Mural art is coming to the San Lorenzo River! CWC is excited to announce our new Artists-in-Residence partnership with The Jams, a muralist duo from Watsonville made up of Augie WK and Jessica Carmen. Through August of 2024, CWC will work with The Jams and community partners to develop public art projects about the San Lorenzo River. We can’t wait to see how this project creates new ways for people to relate to the river through art! 

The project will focus on engaging communities living closest to the San Lorenzo River, including the Beach Flats and Lower Ocean neighborhoods, and will pay special attention to climate change. In past conversations with the Beach Flats community, residents identified murals as a preferred method for communicating about climate change and its impacts on the community, which include flooding. With this in mind, CWC sought to select an artist for the project with experience in murals as well as community engagement, and The Jams showed strengths in both areas. “This project is a great opportunity to show exactly how powerful and transformative the arts, and public art specifically, can be,” Jessica said.  

The Jams believe deeply in making public art that is accessible to everyone. Their goal with murals is to leave behind interesting art that makes communities brighter and fosters pride of place. Their work in creating community events has focused on prioritizing culture, representation, and inclusivity for historically overlooked communities. Music, or “the jams,” that they would listen to growing up Chicano in California, often inspires their work, along with other parts of their Chicano culture and individual experiences.  

The Jams show their artwork to the rest of the CWC team at the Tannery Arts Center

Since they began painting together in 2018, The Jams have become fixtures of the mural arts scene, both locally and in the greater Bay Area. They are often recognized for some of their signature styles, including a stained-glass-inspired design that Augie often incorporates in his work. Mural art is my passion,” Augie said. “I’m looking forward to using murals as a tool to engage and educate people, which honors the Mexican mural movement of the 1920s – think Diego Rivera.”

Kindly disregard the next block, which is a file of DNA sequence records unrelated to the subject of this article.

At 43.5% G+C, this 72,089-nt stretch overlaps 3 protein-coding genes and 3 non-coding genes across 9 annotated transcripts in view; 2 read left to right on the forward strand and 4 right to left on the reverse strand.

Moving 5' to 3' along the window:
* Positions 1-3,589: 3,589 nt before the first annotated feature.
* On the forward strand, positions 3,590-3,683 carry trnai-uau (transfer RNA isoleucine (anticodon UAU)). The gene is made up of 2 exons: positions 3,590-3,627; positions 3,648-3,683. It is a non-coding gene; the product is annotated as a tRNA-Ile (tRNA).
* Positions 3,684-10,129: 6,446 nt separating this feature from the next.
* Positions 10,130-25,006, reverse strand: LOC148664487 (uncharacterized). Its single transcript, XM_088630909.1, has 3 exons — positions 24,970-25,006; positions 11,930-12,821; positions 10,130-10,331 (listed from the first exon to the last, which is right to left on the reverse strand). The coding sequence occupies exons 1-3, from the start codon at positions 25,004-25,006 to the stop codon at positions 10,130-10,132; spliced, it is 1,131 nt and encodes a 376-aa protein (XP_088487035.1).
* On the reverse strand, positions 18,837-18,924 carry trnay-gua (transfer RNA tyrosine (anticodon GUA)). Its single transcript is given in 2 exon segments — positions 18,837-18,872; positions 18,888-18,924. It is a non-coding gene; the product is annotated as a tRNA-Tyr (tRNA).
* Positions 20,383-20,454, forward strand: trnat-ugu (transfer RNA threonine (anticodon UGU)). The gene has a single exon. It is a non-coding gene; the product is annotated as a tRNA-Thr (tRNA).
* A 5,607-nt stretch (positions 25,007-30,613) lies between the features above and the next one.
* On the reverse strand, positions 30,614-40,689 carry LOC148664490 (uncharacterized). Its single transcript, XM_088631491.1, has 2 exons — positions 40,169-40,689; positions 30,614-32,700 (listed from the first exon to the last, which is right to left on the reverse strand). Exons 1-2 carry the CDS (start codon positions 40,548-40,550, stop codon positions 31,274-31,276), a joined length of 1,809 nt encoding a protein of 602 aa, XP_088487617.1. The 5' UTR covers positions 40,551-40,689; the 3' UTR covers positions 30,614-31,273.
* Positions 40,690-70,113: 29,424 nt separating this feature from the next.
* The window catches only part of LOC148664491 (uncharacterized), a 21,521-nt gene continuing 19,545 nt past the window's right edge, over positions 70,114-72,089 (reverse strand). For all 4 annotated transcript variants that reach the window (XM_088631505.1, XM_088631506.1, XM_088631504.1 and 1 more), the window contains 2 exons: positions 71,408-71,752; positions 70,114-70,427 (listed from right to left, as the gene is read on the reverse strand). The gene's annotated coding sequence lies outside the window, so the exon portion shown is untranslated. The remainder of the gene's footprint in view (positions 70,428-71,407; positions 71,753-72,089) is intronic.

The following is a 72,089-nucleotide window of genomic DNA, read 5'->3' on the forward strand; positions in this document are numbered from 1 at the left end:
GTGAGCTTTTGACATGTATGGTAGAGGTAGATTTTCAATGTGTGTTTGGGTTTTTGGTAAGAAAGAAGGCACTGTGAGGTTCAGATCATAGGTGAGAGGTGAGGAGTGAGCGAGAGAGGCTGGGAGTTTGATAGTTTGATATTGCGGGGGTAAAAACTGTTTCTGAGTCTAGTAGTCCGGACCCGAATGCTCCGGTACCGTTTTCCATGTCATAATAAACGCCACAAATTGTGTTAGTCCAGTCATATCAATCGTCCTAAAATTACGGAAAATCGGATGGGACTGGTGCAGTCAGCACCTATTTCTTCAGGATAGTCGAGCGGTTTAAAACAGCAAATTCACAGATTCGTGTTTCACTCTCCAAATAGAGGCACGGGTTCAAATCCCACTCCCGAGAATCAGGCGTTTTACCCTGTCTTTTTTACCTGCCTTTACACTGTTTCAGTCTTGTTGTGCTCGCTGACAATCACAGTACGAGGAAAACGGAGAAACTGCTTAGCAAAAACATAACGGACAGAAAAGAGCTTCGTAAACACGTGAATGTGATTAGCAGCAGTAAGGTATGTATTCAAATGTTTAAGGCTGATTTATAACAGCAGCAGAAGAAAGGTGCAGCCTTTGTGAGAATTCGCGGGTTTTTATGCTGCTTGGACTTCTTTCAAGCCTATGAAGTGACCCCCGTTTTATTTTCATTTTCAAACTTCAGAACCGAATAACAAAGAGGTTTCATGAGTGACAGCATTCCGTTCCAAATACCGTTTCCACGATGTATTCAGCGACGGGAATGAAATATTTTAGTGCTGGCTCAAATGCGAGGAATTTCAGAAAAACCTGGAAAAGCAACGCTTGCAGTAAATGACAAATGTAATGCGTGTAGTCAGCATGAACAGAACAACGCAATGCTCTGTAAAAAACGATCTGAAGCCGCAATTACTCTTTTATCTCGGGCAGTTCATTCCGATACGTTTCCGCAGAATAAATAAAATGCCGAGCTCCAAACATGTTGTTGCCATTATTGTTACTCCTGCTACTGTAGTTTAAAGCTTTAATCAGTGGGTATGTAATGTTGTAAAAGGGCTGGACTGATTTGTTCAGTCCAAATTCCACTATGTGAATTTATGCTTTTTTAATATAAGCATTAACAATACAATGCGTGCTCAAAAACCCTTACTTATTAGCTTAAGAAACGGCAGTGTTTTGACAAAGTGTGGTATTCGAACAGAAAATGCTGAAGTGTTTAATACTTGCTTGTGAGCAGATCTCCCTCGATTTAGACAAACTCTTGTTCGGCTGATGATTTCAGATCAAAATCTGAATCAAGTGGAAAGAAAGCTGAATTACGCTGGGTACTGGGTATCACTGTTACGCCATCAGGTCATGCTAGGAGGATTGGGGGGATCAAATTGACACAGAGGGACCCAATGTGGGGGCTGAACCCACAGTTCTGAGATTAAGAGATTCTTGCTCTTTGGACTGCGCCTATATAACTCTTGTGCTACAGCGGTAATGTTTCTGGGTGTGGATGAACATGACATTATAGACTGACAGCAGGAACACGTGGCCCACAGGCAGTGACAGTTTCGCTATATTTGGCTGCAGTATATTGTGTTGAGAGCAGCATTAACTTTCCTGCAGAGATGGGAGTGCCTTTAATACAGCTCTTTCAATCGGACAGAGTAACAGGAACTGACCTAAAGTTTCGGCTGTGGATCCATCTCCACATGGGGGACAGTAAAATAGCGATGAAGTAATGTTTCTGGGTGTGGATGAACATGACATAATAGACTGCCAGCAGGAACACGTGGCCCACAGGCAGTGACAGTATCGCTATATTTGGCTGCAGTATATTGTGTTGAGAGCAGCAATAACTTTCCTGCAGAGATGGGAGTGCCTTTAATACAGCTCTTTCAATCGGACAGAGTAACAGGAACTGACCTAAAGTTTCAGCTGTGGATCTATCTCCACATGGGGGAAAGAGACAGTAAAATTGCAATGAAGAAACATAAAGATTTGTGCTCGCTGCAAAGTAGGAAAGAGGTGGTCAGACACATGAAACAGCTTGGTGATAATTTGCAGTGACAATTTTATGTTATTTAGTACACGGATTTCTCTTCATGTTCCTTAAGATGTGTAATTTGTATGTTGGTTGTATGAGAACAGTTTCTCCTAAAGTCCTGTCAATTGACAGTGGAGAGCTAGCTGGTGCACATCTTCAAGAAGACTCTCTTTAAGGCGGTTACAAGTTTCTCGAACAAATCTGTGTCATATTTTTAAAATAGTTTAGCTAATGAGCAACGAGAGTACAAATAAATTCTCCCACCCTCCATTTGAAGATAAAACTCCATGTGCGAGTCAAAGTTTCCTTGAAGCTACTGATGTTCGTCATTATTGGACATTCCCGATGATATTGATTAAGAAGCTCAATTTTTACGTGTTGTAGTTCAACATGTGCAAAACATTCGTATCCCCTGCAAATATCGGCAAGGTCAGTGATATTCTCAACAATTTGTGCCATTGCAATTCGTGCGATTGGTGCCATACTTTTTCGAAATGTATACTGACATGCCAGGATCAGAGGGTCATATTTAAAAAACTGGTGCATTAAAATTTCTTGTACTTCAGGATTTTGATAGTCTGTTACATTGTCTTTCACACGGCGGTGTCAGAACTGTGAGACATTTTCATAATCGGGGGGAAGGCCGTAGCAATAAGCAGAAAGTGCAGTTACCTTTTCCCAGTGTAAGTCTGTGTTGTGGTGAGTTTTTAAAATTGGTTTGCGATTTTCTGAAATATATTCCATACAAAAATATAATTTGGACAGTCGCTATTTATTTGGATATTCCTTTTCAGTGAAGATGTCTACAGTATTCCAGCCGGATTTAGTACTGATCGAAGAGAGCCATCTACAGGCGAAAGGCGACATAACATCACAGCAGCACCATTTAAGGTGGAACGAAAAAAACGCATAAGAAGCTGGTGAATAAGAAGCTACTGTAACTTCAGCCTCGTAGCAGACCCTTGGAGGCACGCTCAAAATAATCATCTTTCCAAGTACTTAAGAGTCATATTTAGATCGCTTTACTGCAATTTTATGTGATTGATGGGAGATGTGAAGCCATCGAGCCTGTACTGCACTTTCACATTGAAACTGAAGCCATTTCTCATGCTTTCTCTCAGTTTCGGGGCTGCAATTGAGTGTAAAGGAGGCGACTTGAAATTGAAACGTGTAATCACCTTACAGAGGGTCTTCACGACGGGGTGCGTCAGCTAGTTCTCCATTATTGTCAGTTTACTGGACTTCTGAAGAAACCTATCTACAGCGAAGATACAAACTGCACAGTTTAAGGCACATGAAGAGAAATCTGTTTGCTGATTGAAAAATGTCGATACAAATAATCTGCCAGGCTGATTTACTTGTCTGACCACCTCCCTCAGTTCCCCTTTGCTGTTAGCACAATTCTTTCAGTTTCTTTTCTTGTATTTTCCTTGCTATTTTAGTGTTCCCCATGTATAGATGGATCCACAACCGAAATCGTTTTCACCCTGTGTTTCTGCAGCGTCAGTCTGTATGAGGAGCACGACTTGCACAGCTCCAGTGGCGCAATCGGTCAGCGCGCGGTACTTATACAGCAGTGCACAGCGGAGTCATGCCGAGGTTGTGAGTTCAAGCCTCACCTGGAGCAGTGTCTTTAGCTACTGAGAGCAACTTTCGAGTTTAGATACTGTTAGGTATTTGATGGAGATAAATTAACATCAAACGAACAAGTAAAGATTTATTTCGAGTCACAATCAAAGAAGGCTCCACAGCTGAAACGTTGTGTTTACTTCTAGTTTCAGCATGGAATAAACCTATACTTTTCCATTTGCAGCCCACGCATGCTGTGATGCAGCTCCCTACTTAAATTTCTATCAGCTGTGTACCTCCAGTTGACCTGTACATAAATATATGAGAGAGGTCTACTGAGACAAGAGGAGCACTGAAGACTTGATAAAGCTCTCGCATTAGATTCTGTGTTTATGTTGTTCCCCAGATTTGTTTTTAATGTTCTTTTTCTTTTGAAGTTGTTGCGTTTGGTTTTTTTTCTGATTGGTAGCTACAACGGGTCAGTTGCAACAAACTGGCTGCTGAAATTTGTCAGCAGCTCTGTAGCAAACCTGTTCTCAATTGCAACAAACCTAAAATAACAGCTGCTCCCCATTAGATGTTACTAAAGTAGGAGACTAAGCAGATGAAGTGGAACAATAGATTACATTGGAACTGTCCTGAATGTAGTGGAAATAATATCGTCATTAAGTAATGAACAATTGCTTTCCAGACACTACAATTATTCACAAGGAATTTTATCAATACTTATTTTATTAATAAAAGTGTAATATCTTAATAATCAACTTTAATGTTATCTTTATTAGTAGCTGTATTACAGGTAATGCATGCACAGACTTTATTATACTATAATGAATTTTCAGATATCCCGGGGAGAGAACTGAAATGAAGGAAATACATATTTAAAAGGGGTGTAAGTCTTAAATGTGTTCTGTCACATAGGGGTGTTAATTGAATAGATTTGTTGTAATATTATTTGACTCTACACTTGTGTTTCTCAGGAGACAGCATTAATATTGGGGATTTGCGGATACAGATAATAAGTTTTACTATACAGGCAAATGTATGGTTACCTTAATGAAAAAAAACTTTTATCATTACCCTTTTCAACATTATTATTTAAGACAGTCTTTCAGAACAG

After joining the CWC team in September, the Jams have been getting to know the San Lorenzo River through walks, conversations, and learning, which Jessica says has helped her fall in love with the river a little more each time. “The river is a wonderful oasis in the center of a bustling city and I’m excited to share that love with others,” she said.  

The Jams’ Artist Residency is made possible by a $140,000 grant from the Central Coast Creative Corps Program, a pilot program funded by the California Arts Council with the goal of uplifting the creative workforce while improving community health outcomes. The Coastal Watershed Council is one of 23 community partners that was selected to receive a grant from a pool of 150 applicants across Santa Cruz, San Benito, Monterey, San Luis Obispo, Santa Barbara, and Ventura counties. Our project will focus on climate mitigation and emergency preparedness, which was one of the four priority areas identified for the grants (others include public health awareness related to COVID-19; civic engagement regarding election participation; and social justice and community engagement). 

This project builds on previous river-related public art projects CWC has helped facilitate, including storm drain murals in the Beach Flats neighborhood. The Jams have hit the ground running since becoming part of our team, and already have some new mural art on display in the Beach Flats. Stay tuned to learn more about their first project in a future post, and check out more work by The Jams at 

The Jams getting public art underway in The Beach Flats neighborhood

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